In 1813, the great German physicist, mathematician, and astronomer, Carl Friedrich Gauss, reformulated Newton’s law of gravity into an equivalent and elegant statement, which relates the total mass enclosed by an arbitrary closed surface to the surface integral of the gravitational field through the same surface, and in 1839 he applied this to inverse square laws in general.  In 1861, Maxwell applied Gauss’s law to electricity, relating the total charge enclosed within an arbitrary surface to the electric field through the same surface. The divergence theorem of vector calculus, which Gauss also discovered, states that the surface integral of a vector field (such as the electric field) through a closed surface equals the volume integral of the divergence of that vector field taken over the volume bounded by the closed surface. Gauss’s law can thus be stated locally as well as globally: the divergence of the electric field at a point is proportional to the charge density at that point. Thus, despite being physically equivalent to Coulomb’s law, Gauss’s law is mathematically similar to the continuity equation.
To see Gauss’s law in action, consider the electrostatic generator, shown Robert van de Graaff’s patent application. Since the electric charge distributes itself on the outside of the metal sphere, a Gaussian surface matching the inside of the sphere contains no charge, so it is easy to show, with Gauss’s law, that the electric field inside of the sphere is zero. Thus, the inside of the sphere can accumulate more and more charge, so long as it remains insulated from the ground. Moreover, even though the electric potential of the sphere is 1.5 MV above ground, it is still safe for both people and electronics to be working inside it even when it is charged.
Not only is Gauss’s law usually more useful in the practical matter of directly computing the electric field, it is almost always more useful in formulating general statements of principle in electrodynamics. We will use Gauss’ law to determine the electric field between the surfaces of a charged capacitor and a coaxial cable, and introduce the notion of capacitance in an example on charging a parallel plate capacitor through a resistor.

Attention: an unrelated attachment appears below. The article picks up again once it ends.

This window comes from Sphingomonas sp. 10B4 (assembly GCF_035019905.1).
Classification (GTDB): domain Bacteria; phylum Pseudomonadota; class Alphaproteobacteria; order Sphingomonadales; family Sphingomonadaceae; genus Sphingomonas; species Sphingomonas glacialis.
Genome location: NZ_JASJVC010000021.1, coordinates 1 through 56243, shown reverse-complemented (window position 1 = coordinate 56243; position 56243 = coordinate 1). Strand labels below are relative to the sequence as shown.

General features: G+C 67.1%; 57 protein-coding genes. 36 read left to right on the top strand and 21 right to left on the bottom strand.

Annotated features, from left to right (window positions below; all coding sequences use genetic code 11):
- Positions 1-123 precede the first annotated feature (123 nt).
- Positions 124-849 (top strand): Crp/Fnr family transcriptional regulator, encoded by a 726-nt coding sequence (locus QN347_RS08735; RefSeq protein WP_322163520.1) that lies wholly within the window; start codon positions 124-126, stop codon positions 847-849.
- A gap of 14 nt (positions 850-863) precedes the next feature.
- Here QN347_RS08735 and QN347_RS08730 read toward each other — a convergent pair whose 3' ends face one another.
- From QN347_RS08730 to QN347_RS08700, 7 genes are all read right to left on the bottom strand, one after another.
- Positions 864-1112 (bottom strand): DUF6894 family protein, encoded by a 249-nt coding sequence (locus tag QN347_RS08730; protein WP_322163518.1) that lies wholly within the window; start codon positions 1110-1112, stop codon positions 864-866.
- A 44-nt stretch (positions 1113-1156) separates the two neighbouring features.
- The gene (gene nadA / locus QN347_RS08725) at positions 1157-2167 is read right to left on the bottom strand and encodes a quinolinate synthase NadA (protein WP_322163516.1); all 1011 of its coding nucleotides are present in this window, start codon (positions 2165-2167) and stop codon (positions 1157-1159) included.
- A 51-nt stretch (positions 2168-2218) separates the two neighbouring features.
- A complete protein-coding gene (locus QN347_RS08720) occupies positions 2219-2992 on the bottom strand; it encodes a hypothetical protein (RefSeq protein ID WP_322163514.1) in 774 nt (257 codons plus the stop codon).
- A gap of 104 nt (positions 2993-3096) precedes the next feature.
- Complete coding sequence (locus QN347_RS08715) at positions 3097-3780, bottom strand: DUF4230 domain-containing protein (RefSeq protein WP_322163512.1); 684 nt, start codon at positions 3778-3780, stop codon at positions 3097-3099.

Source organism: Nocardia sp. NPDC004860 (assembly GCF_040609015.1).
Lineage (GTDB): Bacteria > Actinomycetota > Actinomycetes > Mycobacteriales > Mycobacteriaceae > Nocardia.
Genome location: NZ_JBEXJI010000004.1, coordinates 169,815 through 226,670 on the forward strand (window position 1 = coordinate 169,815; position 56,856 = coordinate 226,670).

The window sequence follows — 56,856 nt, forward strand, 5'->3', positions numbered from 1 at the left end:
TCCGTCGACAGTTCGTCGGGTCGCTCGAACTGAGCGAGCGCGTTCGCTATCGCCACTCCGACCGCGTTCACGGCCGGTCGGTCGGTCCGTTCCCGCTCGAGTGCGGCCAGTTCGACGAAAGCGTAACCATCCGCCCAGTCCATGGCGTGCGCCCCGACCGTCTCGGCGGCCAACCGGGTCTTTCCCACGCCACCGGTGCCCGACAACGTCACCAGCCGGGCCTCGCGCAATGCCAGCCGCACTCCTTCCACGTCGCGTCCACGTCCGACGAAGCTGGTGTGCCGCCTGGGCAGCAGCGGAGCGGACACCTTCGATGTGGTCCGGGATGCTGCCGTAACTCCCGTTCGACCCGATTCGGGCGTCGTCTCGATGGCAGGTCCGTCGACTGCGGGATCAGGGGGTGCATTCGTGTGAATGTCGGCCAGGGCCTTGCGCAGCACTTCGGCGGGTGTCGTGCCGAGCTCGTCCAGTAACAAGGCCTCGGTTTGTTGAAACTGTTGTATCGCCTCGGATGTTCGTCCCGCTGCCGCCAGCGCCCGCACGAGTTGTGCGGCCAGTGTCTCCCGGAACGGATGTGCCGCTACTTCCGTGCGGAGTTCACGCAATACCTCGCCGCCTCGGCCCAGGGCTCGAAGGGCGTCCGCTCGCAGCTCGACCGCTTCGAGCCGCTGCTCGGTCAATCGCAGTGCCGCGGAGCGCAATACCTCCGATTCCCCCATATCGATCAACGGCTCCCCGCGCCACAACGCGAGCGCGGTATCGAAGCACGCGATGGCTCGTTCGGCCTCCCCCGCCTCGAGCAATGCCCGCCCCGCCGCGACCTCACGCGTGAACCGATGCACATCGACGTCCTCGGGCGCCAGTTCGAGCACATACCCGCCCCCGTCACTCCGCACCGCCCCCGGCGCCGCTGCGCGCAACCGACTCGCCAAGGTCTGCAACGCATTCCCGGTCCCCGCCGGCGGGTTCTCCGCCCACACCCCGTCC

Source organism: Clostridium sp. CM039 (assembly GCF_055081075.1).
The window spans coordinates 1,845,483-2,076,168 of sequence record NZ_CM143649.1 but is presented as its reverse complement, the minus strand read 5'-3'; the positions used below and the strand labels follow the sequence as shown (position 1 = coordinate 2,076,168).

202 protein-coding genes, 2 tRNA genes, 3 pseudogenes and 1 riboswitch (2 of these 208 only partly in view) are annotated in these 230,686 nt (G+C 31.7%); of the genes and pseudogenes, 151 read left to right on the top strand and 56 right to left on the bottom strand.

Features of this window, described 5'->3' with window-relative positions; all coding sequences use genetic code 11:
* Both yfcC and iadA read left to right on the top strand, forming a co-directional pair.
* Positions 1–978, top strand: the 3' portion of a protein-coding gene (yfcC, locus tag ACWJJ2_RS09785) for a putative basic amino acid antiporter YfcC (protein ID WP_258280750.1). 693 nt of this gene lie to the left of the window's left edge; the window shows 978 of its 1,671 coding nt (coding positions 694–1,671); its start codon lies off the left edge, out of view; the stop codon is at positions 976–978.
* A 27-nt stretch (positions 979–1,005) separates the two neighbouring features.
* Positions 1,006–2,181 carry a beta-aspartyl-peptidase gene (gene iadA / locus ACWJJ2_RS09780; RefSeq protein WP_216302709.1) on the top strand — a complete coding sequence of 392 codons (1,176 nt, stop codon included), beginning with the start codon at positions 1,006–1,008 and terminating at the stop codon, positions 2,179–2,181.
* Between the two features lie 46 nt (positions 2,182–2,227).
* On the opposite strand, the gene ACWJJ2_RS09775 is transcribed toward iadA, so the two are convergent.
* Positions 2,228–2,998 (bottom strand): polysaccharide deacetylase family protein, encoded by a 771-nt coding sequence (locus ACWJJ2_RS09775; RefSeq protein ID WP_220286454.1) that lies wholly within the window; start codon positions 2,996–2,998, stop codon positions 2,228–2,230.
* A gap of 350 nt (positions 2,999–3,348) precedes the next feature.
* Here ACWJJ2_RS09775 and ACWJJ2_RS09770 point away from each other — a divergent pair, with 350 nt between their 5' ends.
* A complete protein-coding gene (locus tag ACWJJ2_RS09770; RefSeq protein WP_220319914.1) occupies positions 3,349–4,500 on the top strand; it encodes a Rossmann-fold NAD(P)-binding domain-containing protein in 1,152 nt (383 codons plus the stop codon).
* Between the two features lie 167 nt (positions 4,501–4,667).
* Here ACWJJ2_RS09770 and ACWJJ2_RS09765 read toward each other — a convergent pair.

Recall that in Chapter 1 we made a distinction between the global principle of the conservation of charge, and the local condition of charge being conserved on all scales. Similarly, we use the integral formulation of Gauss’s law to find the electric field surrounding a known charge distribution, but its differential form applies continuously to every point in space. Just as marrying Franklin’s experiments to Euler’s mathematics produced the continuity equation, the marriage of Coulomb’s experiment to Gauss’s mathematics leads to Gauss’s law.
 C.F. Gauss, “Theoria attractionis corporum sphaeroidicorum ellipticorum homogeneorum methodo nova tractata,” Werke, (Gottingen, 1867) 5: 1-22.
 C.F. Gauss, “General Propositions relating to Attractive and Repulsive Forces acting in inverse ratio of the square of the distance,” Scientific Memoirs, Selected from the Transactions of Foreign Academies and Learned Societies and from Foreign Journals, ed. R. Taylor (London: R. and E. Taylor, 1841), Vol. III, Part X, 151-196.
 Gauss’s law in differential form is equation (115) in Maxwell’s 1861 paper “Lines of Physical Force.” Maxwell, subsequently, states the integral version of Gauss’s law in Chapter II, articles 75 and 76 of his Treatise on Electricity and Magnetism, Vol. I (Oxford: Clarendon, 1873), 76-79, and uses the differential version of the law in the course of deriving Poisson’s equation (section 77, page 79 of Volume I of the Treatise).
 Figure from patent US1991236A filed by R.J. van de Graaff on Dec. 16, 1931, and awarded to the Massachusets Institute of Technology. The MIT van de Graaff machine is on permanent display at the Museum of Science in Boston.